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Korea's Im shows nerves of steel to raise hopes of another Asian Masters champion
Korea's Im shows nerves of steel to raise hopes of another Asian Masters champion

Augusta (Georgia), Apr 10 (TIWN): South Korean golfer Sungjae Im, nicknamed Ironman Im, showed nerves of steel to fight back from a disastrous start at the Masters Tournament, battling to a gutsy 1-under 71 in the third round for sole third place and five behind the leader, Scottie Scheffler of the United States here.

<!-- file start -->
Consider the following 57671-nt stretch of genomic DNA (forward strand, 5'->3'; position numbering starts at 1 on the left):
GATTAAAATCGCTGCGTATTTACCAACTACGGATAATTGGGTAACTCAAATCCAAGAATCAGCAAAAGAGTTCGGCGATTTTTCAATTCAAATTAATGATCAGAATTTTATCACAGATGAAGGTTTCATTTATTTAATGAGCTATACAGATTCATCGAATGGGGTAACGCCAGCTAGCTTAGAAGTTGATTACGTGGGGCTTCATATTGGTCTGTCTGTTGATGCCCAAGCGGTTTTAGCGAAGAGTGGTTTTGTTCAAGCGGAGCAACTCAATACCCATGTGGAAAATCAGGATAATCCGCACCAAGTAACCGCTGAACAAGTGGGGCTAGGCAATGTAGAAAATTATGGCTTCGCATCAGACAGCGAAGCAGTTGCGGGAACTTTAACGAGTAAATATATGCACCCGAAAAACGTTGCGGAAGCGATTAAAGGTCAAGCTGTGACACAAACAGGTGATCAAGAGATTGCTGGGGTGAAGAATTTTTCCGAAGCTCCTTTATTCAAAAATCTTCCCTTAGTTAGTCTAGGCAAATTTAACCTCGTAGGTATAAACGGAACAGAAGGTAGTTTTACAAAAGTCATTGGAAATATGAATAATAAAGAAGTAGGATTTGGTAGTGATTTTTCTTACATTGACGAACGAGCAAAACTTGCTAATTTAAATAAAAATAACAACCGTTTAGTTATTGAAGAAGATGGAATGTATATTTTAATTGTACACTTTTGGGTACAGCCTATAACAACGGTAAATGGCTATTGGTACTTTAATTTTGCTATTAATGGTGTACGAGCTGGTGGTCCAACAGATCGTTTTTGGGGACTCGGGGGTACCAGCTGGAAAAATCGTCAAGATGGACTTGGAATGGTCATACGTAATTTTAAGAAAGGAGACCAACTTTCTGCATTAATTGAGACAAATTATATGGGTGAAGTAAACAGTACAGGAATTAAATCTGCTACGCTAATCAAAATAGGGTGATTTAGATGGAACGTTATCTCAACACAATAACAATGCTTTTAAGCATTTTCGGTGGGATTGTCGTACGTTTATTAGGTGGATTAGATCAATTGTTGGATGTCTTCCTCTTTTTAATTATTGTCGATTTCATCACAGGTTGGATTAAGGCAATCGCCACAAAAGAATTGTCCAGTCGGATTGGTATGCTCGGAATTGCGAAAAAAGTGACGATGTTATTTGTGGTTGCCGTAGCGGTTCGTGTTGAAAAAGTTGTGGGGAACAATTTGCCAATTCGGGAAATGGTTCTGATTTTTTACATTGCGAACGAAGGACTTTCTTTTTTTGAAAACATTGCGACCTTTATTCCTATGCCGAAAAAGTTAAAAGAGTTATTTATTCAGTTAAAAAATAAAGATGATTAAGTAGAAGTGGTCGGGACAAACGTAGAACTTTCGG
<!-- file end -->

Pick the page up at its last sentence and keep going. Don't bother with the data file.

World No. 1 Scheffler, who has won three of his last five PGA Tour events, carded a 71 and will take a three-shot lead into the final round over The Players Championship winner, Cameron Smith of Australia who forced his way into the final pairing following a second 68 of the week.  With defending champion Hideki Matsuyama of Japan, who started the day in tied-second place alongside Im, falling out of contention following a 77 on yet another brutal day at Augusta National, Im will now shoulder Asia's charge of delivering a second successive Asian winner at the year's first major.  "I still have a chance," said Im, who was one of only nine golfers who broke par on Saturday.  It could have gone terribly wrong for the 24-year-old after he double bogeyed the first hole and three-putted the fifth and sixth holes to be 4-over early on. He knuckled down brilliantly to snare five birdies in his last 11 holes, holing some massive putts from 16 feet on the 12th, 33 feet from off the green on 15 and another 15-footer on 17.  It was, however, a 26-foot par save on the seventh which proved pivotal for Im.  "I made a long par putt on the seventh and got some good momentum. It helped me finish with a decent score. At the first, I thought I had hit a good second shot but it sailed over the green with the wind, and I made double. The front nine was long. At that point, I was just thinking if I could get back to even par, I would still be in the top-10 for the final round," said Im, who enjoyed a runner-up finish in his Masters debut in November 2020.  His courageous round has kept him in the frame to become only the third Asian male golfer after countryman Y.E. Yang (2009 PGA Championship) and Matsuyama to lift a major trophy. He feels at home at Augusta National and duly delivered some big roars from the patrons following his lengthy putt on 15, which saw him celebrate with a raised clenched fist.

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